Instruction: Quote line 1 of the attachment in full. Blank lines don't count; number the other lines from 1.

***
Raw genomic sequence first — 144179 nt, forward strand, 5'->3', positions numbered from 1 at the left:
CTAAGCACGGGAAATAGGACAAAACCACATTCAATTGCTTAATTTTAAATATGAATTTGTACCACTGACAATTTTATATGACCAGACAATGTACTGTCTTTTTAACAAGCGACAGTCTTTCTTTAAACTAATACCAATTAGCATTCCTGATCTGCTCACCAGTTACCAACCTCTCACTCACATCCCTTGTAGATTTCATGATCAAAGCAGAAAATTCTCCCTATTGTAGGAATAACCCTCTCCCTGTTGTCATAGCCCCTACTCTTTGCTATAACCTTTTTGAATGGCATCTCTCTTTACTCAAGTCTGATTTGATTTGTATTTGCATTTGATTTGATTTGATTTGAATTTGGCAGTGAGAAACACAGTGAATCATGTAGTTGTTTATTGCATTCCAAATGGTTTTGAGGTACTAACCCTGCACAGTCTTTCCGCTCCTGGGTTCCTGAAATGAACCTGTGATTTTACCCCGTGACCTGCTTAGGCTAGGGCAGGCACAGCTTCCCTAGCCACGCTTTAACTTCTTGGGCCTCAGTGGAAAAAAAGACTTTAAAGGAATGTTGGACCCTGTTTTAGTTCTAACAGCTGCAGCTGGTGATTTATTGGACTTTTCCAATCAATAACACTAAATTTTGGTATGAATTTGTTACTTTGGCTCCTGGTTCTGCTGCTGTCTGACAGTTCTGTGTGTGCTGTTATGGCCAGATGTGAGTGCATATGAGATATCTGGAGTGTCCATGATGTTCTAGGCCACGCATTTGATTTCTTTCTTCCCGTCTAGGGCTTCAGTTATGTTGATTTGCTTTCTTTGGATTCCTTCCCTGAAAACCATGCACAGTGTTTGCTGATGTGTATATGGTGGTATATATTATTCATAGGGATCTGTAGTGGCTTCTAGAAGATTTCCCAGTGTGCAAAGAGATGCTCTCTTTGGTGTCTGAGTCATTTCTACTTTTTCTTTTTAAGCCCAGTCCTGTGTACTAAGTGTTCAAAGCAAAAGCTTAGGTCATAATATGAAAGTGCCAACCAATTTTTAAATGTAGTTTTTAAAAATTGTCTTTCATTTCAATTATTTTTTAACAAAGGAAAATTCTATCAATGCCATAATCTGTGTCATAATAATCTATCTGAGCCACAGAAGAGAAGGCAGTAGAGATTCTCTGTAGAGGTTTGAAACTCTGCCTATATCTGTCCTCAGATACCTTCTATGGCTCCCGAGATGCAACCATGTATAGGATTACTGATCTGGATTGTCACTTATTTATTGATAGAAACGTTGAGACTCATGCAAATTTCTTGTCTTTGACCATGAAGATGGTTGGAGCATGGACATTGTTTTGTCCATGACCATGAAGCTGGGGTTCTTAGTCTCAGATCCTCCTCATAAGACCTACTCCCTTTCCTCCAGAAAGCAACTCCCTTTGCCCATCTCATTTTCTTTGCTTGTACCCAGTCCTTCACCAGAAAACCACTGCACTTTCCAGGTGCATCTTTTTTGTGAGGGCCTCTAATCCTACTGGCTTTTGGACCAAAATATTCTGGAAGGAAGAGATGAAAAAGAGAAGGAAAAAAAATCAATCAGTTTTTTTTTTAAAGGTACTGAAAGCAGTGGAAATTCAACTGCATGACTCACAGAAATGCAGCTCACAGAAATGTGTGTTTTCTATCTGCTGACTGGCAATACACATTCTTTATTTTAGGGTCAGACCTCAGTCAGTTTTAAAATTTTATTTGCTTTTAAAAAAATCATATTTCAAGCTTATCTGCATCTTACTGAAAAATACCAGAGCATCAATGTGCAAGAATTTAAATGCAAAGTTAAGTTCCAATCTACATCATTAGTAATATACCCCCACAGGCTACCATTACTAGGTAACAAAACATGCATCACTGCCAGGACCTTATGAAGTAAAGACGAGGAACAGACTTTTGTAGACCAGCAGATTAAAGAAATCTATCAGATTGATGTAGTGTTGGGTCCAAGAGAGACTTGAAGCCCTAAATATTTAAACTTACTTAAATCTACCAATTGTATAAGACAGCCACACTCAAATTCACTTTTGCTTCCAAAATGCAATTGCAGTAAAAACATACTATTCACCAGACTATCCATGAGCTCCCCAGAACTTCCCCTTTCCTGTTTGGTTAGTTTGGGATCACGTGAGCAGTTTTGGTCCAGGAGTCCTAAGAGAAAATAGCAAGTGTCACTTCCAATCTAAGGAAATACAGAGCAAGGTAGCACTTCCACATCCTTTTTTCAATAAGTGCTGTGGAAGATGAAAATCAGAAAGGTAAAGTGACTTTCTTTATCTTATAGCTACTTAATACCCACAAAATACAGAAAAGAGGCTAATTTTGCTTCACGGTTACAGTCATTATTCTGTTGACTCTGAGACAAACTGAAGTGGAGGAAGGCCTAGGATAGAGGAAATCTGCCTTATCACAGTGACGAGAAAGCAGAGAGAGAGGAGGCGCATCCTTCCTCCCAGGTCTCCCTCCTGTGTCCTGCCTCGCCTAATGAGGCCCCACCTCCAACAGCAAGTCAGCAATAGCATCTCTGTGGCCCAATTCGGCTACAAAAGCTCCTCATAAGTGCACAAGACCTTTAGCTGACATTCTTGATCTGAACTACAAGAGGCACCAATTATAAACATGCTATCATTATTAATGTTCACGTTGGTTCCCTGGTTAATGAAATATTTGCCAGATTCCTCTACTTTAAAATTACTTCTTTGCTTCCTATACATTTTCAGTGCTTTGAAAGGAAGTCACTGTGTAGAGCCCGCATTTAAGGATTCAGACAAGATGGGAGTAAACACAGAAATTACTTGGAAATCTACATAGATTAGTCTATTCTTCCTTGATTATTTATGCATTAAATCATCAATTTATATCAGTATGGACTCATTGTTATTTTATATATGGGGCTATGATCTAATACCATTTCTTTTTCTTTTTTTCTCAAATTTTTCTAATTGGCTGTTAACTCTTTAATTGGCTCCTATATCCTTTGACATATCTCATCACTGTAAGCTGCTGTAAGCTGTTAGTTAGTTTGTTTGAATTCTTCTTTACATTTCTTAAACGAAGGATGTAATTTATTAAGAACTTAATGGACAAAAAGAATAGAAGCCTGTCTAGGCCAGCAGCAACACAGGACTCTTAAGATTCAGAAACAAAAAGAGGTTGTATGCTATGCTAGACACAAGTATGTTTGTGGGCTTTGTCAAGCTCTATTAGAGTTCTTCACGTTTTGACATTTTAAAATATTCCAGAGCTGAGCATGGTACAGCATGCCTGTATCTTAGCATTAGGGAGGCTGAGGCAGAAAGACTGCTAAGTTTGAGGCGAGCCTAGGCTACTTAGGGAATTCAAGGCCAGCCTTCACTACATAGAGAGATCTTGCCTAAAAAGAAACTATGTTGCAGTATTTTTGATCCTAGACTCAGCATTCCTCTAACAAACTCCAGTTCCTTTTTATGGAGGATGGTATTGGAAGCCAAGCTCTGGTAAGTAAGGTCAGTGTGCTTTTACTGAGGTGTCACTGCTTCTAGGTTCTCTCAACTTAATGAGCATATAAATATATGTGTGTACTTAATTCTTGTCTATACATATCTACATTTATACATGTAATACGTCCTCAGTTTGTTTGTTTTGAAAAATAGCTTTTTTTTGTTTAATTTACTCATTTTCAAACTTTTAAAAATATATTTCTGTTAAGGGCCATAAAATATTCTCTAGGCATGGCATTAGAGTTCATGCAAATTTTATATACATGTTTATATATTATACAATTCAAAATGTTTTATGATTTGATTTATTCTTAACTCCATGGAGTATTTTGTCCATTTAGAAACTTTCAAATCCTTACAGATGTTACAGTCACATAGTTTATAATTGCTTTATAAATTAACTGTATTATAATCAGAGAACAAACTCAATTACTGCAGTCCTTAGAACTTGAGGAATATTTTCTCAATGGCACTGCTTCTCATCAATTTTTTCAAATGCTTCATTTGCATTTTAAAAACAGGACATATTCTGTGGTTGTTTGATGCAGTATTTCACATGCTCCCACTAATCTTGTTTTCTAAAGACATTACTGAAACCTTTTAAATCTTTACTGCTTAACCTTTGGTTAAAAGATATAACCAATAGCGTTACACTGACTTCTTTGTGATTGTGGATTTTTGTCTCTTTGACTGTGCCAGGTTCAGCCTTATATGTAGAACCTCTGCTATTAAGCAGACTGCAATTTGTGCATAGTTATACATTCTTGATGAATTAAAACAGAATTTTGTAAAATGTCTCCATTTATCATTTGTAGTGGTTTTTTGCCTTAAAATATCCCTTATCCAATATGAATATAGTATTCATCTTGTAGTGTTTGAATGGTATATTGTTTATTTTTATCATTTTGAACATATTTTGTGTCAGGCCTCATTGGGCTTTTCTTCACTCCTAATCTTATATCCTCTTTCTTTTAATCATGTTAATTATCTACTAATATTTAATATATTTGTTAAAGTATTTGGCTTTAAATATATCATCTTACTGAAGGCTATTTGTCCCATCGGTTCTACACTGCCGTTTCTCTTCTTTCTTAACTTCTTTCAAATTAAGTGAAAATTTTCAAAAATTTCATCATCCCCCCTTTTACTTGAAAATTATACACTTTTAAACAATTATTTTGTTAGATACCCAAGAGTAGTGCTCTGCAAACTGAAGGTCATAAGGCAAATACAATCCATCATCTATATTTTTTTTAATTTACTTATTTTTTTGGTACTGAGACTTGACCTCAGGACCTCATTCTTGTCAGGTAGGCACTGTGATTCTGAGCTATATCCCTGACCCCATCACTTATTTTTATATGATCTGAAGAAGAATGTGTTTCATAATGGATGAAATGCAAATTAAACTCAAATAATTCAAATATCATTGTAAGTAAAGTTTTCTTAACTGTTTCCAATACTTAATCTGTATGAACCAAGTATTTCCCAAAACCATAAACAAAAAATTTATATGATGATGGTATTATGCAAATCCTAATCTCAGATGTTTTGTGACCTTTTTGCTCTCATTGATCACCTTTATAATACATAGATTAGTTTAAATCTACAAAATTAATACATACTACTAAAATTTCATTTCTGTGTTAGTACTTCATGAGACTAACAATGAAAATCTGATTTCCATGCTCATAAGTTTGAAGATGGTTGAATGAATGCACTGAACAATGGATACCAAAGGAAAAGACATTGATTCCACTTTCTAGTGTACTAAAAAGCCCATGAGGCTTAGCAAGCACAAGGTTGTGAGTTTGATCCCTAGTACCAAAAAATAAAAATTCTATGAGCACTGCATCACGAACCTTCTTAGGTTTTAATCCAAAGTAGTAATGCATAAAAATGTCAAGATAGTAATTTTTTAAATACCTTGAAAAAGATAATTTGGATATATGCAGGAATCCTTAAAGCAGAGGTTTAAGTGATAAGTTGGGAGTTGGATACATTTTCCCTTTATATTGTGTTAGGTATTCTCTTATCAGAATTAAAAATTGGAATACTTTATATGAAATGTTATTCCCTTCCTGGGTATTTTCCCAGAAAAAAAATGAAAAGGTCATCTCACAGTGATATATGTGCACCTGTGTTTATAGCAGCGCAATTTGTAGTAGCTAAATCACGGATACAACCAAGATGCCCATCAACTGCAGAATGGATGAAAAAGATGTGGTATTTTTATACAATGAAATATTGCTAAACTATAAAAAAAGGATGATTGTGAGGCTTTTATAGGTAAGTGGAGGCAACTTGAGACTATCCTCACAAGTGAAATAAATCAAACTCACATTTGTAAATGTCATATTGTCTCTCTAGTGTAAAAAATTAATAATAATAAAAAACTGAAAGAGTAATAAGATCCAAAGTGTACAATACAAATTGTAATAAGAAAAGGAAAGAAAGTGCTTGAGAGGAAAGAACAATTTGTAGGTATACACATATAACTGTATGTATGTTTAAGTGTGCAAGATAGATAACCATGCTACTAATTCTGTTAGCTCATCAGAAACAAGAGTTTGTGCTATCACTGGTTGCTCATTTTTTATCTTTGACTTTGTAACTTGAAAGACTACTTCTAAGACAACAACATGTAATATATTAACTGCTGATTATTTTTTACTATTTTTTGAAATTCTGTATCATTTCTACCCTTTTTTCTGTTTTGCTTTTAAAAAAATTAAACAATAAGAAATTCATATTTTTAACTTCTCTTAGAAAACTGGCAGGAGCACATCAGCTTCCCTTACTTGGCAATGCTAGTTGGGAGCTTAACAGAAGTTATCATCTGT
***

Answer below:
Raw genomic sequence first — 144179 nt, forward strand, 5'->3', positions numbered from 1 at the left: